Emotion regulation choice in an evaluative context: the moderating role of self-esteem

Cognition and Emotion 31 (8):1725-1732 (2017)
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Abstract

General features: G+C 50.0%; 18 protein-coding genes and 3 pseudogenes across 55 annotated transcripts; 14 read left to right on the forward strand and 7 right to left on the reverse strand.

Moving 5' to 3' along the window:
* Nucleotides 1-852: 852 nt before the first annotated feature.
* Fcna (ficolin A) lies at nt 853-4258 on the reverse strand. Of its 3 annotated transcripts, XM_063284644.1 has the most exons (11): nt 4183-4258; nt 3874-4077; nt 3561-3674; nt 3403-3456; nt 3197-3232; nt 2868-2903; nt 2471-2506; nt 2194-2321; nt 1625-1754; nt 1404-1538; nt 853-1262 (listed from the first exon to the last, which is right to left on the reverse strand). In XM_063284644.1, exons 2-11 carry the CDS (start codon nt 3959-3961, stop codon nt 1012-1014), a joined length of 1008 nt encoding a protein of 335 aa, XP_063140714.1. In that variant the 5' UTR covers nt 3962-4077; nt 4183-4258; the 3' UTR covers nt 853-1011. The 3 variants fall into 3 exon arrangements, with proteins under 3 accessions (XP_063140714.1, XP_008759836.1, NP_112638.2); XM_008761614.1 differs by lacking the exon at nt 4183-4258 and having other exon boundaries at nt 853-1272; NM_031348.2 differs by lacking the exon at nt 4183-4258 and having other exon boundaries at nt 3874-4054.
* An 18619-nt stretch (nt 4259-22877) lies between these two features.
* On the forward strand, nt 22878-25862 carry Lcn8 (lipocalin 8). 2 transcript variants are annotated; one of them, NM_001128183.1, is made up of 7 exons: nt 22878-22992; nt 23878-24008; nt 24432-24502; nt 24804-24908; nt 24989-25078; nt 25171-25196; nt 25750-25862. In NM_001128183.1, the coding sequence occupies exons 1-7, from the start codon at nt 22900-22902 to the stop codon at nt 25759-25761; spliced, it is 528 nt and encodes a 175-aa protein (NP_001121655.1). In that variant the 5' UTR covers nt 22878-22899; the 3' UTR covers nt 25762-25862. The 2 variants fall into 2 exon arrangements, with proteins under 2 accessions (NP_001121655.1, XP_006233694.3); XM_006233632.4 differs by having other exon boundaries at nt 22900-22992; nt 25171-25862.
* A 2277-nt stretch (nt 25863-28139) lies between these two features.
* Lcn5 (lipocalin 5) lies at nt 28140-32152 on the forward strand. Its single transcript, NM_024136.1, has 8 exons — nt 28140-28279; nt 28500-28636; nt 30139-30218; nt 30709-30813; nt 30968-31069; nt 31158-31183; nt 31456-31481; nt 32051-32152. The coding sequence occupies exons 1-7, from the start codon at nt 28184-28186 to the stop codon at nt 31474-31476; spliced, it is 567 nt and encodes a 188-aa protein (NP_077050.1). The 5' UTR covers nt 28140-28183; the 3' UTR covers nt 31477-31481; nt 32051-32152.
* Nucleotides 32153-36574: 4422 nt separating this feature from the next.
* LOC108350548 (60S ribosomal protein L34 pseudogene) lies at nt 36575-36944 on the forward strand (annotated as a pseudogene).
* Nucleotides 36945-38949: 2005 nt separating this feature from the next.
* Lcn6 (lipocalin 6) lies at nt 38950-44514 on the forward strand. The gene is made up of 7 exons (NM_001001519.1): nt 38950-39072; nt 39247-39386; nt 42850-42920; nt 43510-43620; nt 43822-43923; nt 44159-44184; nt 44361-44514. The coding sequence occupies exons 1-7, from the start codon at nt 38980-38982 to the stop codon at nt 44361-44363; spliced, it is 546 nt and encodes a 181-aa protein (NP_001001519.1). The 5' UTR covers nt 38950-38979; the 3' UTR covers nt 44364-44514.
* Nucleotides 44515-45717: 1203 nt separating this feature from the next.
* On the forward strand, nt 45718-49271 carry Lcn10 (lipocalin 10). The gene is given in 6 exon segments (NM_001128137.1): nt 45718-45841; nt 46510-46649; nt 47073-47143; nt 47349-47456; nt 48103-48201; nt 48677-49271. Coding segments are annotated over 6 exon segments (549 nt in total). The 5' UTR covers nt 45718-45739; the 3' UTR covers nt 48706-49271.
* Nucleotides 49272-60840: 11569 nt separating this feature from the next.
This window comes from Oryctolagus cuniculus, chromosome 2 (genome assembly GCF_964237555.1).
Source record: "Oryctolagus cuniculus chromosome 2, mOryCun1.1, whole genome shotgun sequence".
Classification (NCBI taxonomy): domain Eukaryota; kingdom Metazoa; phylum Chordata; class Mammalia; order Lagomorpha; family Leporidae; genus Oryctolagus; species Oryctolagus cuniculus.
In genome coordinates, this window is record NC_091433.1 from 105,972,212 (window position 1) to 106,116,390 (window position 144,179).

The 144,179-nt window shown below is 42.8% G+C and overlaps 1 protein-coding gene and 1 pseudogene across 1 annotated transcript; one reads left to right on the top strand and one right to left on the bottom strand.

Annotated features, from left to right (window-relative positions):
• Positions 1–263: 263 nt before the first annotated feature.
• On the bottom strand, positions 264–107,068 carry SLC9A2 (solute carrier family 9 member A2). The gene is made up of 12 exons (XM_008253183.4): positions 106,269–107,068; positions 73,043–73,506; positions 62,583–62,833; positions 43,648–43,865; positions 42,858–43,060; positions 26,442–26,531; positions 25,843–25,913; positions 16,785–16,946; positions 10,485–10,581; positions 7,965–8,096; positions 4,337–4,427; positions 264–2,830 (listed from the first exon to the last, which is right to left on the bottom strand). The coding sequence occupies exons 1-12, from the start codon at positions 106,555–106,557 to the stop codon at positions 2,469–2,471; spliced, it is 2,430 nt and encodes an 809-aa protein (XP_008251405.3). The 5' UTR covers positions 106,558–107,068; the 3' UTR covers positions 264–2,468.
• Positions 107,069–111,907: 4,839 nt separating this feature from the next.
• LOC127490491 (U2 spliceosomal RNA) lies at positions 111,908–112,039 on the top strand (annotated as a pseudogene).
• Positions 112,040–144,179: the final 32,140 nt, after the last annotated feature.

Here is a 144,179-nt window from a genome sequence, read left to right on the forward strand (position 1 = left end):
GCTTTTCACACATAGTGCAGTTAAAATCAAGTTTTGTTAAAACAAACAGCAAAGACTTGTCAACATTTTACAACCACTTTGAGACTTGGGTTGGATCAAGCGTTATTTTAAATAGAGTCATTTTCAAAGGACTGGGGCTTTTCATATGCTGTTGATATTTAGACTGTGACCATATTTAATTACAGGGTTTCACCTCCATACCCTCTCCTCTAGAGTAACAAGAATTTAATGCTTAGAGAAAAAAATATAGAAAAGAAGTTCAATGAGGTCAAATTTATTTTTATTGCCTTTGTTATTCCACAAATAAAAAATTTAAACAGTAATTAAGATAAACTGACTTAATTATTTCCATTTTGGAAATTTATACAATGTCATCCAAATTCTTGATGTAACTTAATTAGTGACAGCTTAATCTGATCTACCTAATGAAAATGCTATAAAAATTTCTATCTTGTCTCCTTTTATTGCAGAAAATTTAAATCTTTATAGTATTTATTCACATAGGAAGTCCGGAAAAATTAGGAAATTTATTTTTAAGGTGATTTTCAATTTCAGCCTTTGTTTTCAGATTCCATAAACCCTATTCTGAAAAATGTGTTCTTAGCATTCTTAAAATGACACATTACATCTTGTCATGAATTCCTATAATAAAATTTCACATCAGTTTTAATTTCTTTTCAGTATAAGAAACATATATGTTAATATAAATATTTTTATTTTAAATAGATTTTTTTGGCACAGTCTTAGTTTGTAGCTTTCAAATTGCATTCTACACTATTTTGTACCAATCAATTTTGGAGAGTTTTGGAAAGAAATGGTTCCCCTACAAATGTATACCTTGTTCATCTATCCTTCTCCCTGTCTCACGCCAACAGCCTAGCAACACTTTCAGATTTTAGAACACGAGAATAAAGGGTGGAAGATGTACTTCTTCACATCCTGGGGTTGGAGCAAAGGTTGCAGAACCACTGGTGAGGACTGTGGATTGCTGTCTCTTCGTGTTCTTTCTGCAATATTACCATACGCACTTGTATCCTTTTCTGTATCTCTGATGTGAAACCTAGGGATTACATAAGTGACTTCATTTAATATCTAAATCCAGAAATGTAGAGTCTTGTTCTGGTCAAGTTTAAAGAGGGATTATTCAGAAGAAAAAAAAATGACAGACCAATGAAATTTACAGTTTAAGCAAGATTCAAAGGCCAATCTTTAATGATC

Evaluative contexts can be stressful, but relatively little is known about how different individuals who vary in responses to self-evaluation make emotion regulatory choices to cope in these situations. To address this gap, participants who vary in self-esteem gave an impromptu speech, rated how they perceived they had performed on multiple evaluative dimensions, and subsequently chose between disengaging attention from emotional processing and engaging with emotional processing via changing its meaning, while waiting to receive feedback regarding these evaluative dimensions. According to our framework, distraction can offer stronger short-term relief than reappraisal, but, distraction is costly in the long run relative to reappraisal because it does not allow learning from evaluative feedback. We predicted and found that participants with lower self-esteem react defensively to threat of failure by seeking short-term relief via distraction over the long-term benefit of reappraisal, as perceived failure increases. Implications for the understanding of emotion regulation and self-esteem are discussed.

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